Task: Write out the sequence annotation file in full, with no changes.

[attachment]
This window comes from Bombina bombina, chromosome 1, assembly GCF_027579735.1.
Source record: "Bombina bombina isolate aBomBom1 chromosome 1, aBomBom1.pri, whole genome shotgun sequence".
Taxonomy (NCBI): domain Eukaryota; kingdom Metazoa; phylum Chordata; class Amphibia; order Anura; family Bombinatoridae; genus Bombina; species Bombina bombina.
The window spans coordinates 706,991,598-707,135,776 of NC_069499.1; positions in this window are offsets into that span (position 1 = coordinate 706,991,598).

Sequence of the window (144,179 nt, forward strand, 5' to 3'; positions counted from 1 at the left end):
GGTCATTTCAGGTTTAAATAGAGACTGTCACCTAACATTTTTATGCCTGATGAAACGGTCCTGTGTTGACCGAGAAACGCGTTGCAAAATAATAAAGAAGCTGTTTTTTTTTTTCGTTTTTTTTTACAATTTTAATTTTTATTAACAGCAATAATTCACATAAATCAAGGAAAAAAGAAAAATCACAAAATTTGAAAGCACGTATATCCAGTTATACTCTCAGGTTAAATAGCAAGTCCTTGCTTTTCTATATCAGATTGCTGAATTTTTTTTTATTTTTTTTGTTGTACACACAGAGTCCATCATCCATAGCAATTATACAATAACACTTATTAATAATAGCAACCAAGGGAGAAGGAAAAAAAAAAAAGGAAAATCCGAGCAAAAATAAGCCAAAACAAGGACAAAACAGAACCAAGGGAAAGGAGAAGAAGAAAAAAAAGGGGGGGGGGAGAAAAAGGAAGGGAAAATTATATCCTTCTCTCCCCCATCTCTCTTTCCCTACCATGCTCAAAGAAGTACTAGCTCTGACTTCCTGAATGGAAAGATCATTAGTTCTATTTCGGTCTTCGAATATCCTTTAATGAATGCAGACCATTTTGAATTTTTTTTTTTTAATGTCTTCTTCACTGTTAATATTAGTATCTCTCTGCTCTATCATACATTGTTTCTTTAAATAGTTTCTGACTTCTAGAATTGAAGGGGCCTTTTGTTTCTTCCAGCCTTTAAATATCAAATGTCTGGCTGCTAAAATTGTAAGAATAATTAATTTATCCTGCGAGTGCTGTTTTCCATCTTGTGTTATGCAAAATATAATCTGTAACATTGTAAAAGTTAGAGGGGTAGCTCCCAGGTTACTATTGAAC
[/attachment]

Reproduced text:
This window comes from Bombina bombina, chromosome 1, assembly GCF_027579735.1.
Source record: "Bombina bombina isolate aBomBom1 chromosome 1, aBomBom1.pri, whole genome shotgun sequence".
Taxonomy (NCBI): domain Eukaryota; kingdom Metazoa; phylum Chordata; class Amphibia; order Anura; family Bombinatoridae; genus Bombina; species Bombina bombina.
The window spans coordinates 706,991,598-707,135,776 of NC_069499.1; positions in this window are offsets into that span (position 1 = coordinate 706,991,598).

Sequence of the window (144,179 nt, forward strand, 5' to 3'; positions counted from 1 at the left end):
GGTCATTTCAGGTTTAAATAGAGACTGTCACCTAACATTTTTATGCCTGATGAAACGGTCCTGTGTTGACCGAGAAACGCGTTGCAAAATAATAAAGAAGCTGTTTTTTTTTTTCGTTTTTTTTTACAATTTTAATTTTTATTAACAGCAATAATTCACATAAATCAAGGAAAAAAGAAAAATCACAAAATTTGAAAGCACGTATATCCAGTTATACTCTCAGGTTAAATAGCAAGTCCTTGCTTTTCTATATCAGATTGCTGAATTTTTTTTTATTTTTTTTGTTGTACACACAGAGTCCATCATCCATAGCAATTATACAATAACACTTATTAATAATAGCAACCAAGGGAGAAGGAAAAAAAAAAAAGGAAAATCCGAGCAAAAATAAGCCAAAACAAGGACAAAACAGAACCAAGGGAAAGGAGAAGAAGAAAAAAAAGGGGGGGGGGAGAAAAAGGAAGGGAAAATTATATCCTTCTCTCCCCCATCTCTCTTTCCCTACCATGCTCAAAGAAGTACTAGCTCTGACTTCCTGAATGGAAAGATCATTAGTTCTATTTCGGTCTTCGAATATCCTTTAATGAATGCAGACCATTTTGAATTTTTTTTTTTTAATGTCTTCTTCACTGTTAATATTAGTATCTCTCTGCTCTATCATACATTGTTTCTTTAAATAGTTTCTGACTTCTAGAATTGAAGGGGCCTTTTGTTTCTTCCAGCCTTTAAATATCAAATGTCTGGCTGCTAAAATTGTAAGAATAATTAATTTATCCTGCGAGTGCTGTTTTCCATCTTGTGTTATGCAAAATATAATCTGTAACATTGTAAAAGTTAGAGGGGTAGCTCCCAGGTTACTATTGAAC